Passing 1st pour-over -- not for the faint of heart!

Continuing up the wash, the route runs into a slot in the side of the mountain at the top of the bajada (Wpt. 3). From there, the route is obvious as the canyon is narrow, and it is nearly impossible to escape the bottom of the canyon. That said, it isn't long before on encounters the first major obstruction: a large chockstone at the top of a pour-over (Wpt. 4).

The geology is quite interesting, if a bit uncertain. It appears that during the late Precambrian (some half-billion years ago and before life really got started on earth), this area was a shallow, tropical sea, and limestone formed in the shallow waters. The climate cooled, however, and glaciers scoured some ancient mountains and pushed their moraine out into the sea, covering the limestone. Things warmed, and the seas came back, and more limestone covered the moraine. During the Jurassic, the age of dinosaurs, volcanoes were active in this area, and the heat and pressure of magma welling up partially metamorphosed the limestone and glacial moraines.

Stretched Pebble Canyon
Passing the 3rd pour-over wasn't worth the risk

Later, faulting lifted the mountains and erosion cut the canyons, exposing what we see today: loose and shaley dolomite adjacent to highly compressed conglomerate rocks. Large boulders and smaller rocks in the glacial moraines were squashed into pancakes, resulting in what are called "stretched pebbles," although "squashed pebble" might be more appropriate here. Exposed along the water-polished canyon walls, they look like stretched rocks, but they are actually 3-dimensional, pancake shaped rocks.

Enjoy the narrow canyon, scramble up the easier pour-overs, and marvel at the geology exposed here. When you get to a pour-over you don't want to climb, head back down to the trailhead knowing that you didn't miss much of importance higher up.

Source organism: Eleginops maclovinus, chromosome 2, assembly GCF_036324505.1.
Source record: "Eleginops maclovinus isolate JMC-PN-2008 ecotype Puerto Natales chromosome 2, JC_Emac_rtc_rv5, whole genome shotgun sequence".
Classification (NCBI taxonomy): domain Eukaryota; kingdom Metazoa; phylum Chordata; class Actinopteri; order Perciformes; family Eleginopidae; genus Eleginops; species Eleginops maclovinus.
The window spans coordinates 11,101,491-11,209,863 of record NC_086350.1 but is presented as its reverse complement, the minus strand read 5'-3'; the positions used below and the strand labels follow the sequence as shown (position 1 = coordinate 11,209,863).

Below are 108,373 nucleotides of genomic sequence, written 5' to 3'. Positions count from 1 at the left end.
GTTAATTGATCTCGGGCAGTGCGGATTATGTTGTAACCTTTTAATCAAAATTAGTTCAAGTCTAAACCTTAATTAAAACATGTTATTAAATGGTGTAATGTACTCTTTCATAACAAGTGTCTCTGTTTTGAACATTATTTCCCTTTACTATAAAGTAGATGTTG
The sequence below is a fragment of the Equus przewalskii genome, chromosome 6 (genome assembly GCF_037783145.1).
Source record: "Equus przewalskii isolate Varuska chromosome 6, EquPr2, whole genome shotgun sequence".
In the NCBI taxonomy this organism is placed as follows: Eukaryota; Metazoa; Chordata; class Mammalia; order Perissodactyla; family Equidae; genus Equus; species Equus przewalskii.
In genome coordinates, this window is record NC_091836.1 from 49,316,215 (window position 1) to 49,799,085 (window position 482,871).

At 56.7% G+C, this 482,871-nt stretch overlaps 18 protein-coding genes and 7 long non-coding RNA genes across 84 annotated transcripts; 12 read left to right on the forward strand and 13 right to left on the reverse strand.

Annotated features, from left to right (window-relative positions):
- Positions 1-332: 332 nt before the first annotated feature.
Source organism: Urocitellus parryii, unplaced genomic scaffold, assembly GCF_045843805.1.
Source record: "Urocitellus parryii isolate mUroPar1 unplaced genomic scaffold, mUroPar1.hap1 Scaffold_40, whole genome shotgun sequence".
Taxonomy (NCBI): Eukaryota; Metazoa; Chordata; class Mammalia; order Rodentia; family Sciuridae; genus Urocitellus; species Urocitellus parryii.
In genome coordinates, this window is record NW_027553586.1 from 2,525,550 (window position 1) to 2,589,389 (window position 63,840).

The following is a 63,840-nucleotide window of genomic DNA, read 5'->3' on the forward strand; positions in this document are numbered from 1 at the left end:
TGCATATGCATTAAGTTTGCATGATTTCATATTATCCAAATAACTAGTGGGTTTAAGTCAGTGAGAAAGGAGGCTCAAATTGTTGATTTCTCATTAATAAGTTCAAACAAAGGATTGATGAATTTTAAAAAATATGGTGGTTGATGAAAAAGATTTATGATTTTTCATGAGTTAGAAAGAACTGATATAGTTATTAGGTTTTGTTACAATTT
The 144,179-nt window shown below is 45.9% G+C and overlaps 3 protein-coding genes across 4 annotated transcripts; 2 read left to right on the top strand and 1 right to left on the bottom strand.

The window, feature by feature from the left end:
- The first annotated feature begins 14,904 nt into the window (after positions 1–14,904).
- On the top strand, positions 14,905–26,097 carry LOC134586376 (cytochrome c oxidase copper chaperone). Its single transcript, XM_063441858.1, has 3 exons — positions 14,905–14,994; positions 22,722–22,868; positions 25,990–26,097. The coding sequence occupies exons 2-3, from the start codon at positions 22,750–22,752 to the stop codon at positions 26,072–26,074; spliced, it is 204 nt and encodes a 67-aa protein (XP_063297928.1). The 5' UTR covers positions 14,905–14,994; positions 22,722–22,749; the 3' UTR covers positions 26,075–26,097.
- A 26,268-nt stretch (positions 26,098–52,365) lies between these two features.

Stretched Pebble Canyon
Stretched pebbles line the walls lower in the canyon
Stretched Pebble Canyon
Nicely exposed stretched pebble

Table 1. Highway Coordinates Based on GPS Data (NAD27; UTM Zone 11S). Download Highway GPS Waypoints (*.gpx) file.

Site # Location Latitude (N) Longitude (W) Easting Northing Elevation (ft) Verified
0712 Furnace Creek Visitor Center 36.46159 116.86574 512030 4034954 -186 Yes
0751 Hwy 190 at Stovepipe Wells 36.60654 117.14594 486948 4051034 0 Yes
0984 Stretched Pebble Parking 36.57240 117.18822 483159 4047254 451 GPS

Table 2. Hiking Coordinates Based on GPS Data (NAD27; UTM Zone 11S). Download Hiking GPS Waypoints (*.gpx) file.

Wpt Location Easting Northing Elevation Point-to-Point Distance (mi) Cumulative Distance (mi) Verified
01 Trailhead 483159 4047254 451 0.00 0.00 GPS
02 Wash 484002 4046225 758 0.87 0.87 GPS
03 Mouth of Canyon 484254 4045866 889 0.28 1.15 GPS
04 Obstruction 484434 4045730 1,054 0.18 1.33 GPS
05 Obstruction 484557 4045652 1,152 0.12 1.45 GPS
01 Trailhead 483159 4047254 451 1.45 2.90 GPS

Happy Hiking! All distances, elevations, and other facts are approximate.
copyright; Last updated 141109